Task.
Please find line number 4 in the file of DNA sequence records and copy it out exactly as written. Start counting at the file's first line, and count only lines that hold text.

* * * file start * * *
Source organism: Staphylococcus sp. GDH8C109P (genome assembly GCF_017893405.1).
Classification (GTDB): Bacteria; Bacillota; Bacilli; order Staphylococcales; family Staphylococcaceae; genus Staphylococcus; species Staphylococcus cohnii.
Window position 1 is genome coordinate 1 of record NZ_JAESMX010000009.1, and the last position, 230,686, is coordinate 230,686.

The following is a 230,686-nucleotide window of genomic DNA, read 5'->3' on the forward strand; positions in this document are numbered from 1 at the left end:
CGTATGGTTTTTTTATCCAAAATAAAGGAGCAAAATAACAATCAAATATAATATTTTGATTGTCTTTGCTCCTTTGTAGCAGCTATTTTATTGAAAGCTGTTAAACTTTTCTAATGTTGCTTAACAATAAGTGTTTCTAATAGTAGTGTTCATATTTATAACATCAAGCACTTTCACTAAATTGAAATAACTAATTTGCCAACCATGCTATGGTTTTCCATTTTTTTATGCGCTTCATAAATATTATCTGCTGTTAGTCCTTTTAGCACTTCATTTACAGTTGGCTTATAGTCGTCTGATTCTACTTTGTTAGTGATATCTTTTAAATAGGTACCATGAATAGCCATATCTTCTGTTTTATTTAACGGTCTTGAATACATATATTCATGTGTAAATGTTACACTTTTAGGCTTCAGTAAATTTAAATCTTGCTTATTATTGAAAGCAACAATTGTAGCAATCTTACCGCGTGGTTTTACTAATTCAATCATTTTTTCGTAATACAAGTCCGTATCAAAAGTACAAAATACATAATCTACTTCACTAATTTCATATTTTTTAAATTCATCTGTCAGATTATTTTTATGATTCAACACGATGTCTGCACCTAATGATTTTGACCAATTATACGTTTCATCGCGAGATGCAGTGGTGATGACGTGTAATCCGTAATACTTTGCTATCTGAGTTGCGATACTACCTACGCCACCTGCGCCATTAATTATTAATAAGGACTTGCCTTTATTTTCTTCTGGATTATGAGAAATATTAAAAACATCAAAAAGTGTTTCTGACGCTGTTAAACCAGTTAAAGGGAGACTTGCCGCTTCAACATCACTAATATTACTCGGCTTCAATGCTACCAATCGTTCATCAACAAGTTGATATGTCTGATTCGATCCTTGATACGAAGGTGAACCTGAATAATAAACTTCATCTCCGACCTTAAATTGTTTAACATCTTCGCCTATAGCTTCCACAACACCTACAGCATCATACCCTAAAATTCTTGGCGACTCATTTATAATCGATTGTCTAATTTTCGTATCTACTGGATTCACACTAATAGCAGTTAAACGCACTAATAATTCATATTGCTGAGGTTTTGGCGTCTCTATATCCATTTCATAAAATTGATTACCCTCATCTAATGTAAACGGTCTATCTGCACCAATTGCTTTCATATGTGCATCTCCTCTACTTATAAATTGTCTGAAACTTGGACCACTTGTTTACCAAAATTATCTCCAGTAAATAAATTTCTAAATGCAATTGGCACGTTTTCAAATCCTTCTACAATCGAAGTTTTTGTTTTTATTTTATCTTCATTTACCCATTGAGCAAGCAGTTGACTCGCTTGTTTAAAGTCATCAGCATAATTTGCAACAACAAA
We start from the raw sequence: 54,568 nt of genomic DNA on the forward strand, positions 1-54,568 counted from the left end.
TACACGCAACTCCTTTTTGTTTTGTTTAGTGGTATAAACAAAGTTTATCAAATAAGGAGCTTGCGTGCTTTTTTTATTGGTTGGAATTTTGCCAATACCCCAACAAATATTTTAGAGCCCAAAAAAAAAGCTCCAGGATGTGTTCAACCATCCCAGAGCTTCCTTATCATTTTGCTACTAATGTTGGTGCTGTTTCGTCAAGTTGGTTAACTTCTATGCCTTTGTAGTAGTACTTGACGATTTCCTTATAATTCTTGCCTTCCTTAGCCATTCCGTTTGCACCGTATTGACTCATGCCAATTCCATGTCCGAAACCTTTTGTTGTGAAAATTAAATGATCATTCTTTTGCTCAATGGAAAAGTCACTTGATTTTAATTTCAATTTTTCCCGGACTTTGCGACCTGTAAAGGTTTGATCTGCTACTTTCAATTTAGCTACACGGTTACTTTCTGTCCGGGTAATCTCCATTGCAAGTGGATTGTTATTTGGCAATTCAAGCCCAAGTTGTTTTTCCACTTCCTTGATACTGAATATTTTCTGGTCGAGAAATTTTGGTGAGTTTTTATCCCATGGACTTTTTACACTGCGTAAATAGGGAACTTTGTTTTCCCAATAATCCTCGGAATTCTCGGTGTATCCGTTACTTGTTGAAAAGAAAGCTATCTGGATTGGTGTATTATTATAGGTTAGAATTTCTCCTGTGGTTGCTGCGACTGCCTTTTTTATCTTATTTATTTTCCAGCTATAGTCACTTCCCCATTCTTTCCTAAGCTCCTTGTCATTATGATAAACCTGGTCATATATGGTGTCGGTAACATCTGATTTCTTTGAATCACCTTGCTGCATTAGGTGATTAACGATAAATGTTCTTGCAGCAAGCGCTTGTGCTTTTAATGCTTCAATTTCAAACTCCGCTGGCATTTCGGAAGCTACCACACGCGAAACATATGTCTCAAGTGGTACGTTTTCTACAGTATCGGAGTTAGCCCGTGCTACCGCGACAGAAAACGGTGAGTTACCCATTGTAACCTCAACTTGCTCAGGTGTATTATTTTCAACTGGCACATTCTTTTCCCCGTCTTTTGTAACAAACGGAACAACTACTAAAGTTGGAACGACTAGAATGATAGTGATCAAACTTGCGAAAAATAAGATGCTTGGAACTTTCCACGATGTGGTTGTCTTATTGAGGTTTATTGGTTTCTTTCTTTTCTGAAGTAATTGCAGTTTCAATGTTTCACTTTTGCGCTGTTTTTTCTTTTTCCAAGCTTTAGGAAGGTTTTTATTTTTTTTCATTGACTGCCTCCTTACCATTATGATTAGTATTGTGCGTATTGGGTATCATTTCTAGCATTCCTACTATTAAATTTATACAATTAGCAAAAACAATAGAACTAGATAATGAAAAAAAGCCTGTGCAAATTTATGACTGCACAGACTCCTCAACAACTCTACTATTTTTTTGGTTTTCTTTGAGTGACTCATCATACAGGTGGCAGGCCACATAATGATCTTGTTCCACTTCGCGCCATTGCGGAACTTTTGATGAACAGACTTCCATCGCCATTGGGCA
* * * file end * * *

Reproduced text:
The following is a 230,686-nucleotide window of genomic DNA, read 5'->3' on the forward strand; positions in this document are numbered from 1 at the left end: